T-Mobile CEO John Legere took something of a victory lap this afternoon, using a call with investors to trash talk his rivals’ 5G plans now that T-Mobile’s merger with Sprint has federal approval. Legere called Verizon “dead in the water without a strategy” and said AT&T has been “lying” and “confusing” customers about its deployment.
Legere laid out a coherent and entertaining (and if you’re his competitors, insulting) vision of the current state of 5G strategies while on the call. Of course, it’s all premised on the idea that T-Mobile, once combined with Sprint, has the one true vision for 5G, which is more than debatable. But his explanation isn’t necessarily wrong, either.
People have said that we trash mmWave as an alternative for 5G, and that’s absolutely not true. We have made fun of a mmWave-only strategy. It will not work. Verizon’s strategy will not work. It’s fake. It was a first mover play. It would cost $1.5 trillion to do, and they’re kind of dead in the water without a strategy right now. I think the world’s starting to catch on.
AT&T, on the other hand, at least gets the template. So if you look at the template that we’re working on — which is you have a combination nationwide of low-band, the 2.5GHz midband, and mmWave in highly concentrated areas — do we believe in it? We just spent over $840 million to quadruple our mmWave spectrum in the latest auction. When you put those three together, you get true nationwide capability that this country needs that nobody else has.
The difference for AT&T — although they get the vision — they don’t have the mid-band. So there’s a hole in their strategy. But at least I think they get the template. Verizon: clueless, no strategy, nowhere to go. AT&T: not clueless, lying, confusing people about 5GE, which is really just 4G Advanced, and a big hole in their template, which is the middle, and where are they going to get the mid-band to lay this up?
The TL;DR is that Legere believes 5G requires low-band, mid-band, and high-band spectrum in order to work, and the combined T-Mobile is the only carrier that has access to all that.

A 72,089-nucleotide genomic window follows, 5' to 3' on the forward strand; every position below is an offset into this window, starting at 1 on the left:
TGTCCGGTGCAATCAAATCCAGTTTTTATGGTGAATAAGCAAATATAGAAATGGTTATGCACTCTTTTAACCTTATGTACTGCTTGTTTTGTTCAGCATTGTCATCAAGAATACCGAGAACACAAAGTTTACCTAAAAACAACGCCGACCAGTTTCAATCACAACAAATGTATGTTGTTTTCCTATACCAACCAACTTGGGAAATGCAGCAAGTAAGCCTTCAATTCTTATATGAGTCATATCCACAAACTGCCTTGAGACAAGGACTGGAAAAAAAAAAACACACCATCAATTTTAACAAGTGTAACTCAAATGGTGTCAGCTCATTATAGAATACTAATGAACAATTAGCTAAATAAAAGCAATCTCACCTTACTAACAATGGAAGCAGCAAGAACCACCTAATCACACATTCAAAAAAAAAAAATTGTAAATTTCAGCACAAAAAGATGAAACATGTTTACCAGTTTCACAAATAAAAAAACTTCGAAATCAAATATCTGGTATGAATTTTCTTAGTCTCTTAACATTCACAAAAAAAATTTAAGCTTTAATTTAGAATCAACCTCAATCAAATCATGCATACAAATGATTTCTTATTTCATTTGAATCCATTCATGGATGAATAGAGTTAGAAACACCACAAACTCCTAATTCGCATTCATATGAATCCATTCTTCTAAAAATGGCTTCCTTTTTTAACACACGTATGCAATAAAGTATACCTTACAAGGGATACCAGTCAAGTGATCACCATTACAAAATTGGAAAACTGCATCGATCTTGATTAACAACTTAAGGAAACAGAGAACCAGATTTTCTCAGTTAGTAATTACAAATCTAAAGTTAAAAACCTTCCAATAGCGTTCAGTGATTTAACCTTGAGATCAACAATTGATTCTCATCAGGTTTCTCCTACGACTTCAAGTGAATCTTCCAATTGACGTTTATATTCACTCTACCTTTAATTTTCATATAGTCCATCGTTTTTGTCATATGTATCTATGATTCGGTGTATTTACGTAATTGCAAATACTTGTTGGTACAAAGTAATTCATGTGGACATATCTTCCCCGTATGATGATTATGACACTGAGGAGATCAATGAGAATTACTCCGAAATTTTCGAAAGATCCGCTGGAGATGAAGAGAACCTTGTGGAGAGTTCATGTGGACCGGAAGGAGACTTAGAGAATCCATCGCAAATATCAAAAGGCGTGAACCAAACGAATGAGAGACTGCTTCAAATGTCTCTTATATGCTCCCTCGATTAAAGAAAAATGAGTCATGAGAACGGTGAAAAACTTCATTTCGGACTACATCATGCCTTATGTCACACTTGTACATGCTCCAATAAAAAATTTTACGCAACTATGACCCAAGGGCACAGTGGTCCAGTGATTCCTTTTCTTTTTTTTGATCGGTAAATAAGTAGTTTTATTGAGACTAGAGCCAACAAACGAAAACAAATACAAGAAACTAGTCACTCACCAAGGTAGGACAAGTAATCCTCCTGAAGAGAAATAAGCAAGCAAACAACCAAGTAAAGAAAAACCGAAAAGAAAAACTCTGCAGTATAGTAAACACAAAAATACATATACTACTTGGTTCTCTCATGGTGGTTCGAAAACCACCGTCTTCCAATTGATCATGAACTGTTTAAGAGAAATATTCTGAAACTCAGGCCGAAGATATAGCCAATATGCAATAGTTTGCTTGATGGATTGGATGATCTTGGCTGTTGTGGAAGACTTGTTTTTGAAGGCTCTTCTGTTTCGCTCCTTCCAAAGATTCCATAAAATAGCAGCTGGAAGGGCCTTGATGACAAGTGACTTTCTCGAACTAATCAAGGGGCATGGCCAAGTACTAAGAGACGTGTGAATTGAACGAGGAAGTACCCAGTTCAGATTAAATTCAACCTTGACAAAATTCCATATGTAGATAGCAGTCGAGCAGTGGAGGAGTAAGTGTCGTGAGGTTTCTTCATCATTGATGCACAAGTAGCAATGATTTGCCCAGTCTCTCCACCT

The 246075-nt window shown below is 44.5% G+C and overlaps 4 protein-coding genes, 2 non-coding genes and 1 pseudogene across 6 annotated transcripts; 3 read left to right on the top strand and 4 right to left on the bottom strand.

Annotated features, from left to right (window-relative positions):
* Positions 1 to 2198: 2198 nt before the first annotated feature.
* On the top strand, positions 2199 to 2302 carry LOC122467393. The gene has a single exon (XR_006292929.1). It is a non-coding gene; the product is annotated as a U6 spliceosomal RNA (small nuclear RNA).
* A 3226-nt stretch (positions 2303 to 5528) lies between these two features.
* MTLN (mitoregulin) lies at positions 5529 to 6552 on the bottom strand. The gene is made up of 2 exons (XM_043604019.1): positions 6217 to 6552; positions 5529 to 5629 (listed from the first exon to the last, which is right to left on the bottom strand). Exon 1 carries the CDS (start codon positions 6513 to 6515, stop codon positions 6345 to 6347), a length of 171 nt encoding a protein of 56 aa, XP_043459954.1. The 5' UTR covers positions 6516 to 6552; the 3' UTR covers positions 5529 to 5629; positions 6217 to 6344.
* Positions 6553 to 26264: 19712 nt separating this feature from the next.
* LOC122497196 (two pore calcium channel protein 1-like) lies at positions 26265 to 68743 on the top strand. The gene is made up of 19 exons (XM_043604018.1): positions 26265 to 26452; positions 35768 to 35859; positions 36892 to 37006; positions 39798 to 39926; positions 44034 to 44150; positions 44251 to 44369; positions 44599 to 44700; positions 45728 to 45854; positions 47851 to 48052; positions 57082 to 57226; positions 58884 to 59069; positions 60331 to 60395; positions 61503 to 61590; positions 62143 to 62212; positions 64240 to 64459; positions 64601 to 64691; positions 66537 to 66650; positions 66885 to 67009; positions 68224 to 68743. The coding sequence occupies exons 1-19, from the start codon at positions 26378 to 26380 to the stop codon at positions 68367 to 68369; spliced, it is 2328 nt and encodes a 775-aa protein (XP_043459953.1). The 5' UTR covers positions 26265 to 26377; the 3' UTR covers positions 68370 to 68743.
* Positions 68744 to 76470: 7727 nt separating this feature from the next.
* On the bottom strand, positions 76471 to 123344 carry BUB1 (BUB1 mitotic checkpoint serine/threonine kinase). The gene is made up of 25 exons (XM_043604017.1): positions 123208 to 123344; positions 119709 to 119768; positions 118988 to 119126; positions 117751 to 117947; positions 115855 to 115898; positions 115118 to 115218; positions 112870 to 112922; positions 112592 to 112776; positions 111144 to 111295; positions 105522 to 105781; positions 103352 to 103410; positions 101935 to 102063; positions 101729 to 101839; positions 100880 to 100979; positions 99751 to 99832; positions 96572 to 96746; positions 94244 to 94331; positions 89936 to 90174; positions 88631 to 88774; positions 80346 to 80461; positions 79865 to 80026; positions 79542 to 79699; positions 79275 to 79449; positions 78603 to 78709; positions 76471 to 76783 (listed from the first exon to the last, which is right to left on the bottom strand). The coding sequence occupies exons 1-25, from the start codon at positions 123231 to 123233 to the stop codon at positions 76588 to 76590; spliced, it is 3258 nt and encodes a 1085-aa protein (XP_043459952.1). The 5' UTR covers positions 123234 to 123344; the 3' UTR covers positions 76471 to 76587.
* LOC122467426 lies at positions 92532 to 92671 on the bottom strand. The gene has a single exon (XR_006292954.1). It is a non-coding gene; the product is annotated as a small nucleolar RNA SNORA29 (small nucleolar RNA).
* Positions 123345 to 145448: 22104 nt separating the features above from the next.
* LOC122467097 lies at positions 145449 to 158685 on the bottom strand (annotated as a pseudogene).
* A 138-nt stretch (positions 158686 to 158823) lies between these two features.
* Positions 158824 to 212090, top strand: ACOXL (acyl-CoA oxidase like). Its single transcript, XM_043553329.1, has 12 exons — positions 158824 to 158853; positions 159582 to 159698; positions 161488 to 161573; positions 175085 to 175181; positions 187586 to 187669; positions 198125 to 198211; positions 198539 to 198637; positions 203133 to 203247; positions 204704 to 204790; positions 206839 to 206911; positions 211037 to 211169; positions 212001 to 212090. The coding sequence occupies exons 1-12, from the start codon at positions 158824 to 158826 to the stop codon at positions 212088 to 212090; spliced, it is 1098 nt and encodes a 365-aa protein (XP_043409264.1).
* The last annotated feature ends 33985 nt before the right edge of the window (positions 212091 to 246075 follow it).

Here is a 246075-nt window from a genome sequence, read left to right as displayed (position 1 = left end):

AT&T and Verizon both have high-band (millimeter wave, or mmWave) spectrum, which delivers extremely fast speeds, but it’s only useful at very short ranges. They also both have low-band spectrum, which is what’s already used for LTE. Mid-band spectrum, which Sprint has, can deliver somewhat faster speeds at somewhat longer distances, offering T-Mobile more flexibility.
Legere’s breakdown is premised on mid-band, which only Sprint has, being critical to 5G
Verizon has focused its 5G talk on the deployment of mmWave, and Legere says that a “mmWave-only strategy ... will not work” because it’ll cost too much. AT&T has emphasized that it’s working on upgrading its LTE network to transform it into 5G service (albeit, while misleading customers in the process through confusing branding). Legere says those upgrades are the right approach, but that AT&T has “a big hole” in its plan because of the lack of mid-band.
Whether mid-band is truly necessary for 5G is very much up for debate — Sprint, which owns mid-band spectrum, has described itself as mostly doomed when it comes to 5G because that’s all it has to rely on. T-Mobile’s ability to combine that spectrum with other offerings is why Legere is leaning back and ripping apart his rivals.
AT&T isn’t taking his criticism particularly seriously. “Oh look, Legere is back. They were last to 5G, but he’s already the expert,” an AT&T spokesperson told The Verge. We’ve reached out to Verizon for comment as well.
Verizon, AT&T, and T-Mobile have all started rolling out their 5G networks this year, though so far availability is extremely limited, to the point where it’d be a waste of money to buy a 5G device, potentially even if you lived in one of the few areas where there is availability. Deployment is expected to increase significantly over the next year, particularly as carriers begin to step up their 5G rollouts outside of the very limited mmWave deployments we’ve see now.
T-Mobile still has to wait for the deal to close before using Sprint’s spectrum
It’ll be at least a couple months before T-Mobile can start to do anything with Sprint’s assets, though. The deal needs time to close, and several states still have lawsuits open against the deal. The settlement proposed today with the DOJ could help to resolve some of those issues, but states like California may wish to see even more concessions.
T-Mobile and Sprint reached a deal to have their merger approved by the Department of Justice earlier today. The deal requires the combined company to sell off a number of assets to Dish, including wireless spectrum and prepaid wireless brands like Boost Mobile, and for the company to let Dish piggyback on its network for up to seven years.
The merger had been pending for more than a year while it underwent review. The Federal Communications Commission approved the merger in May, but the Justice Department maintained concerns that allowing the two companies to combine would harm competition in the wireless market, as it would remove the two underdogs and create a third giant that’s relatively equally matched to competitors AT&T and Verizon.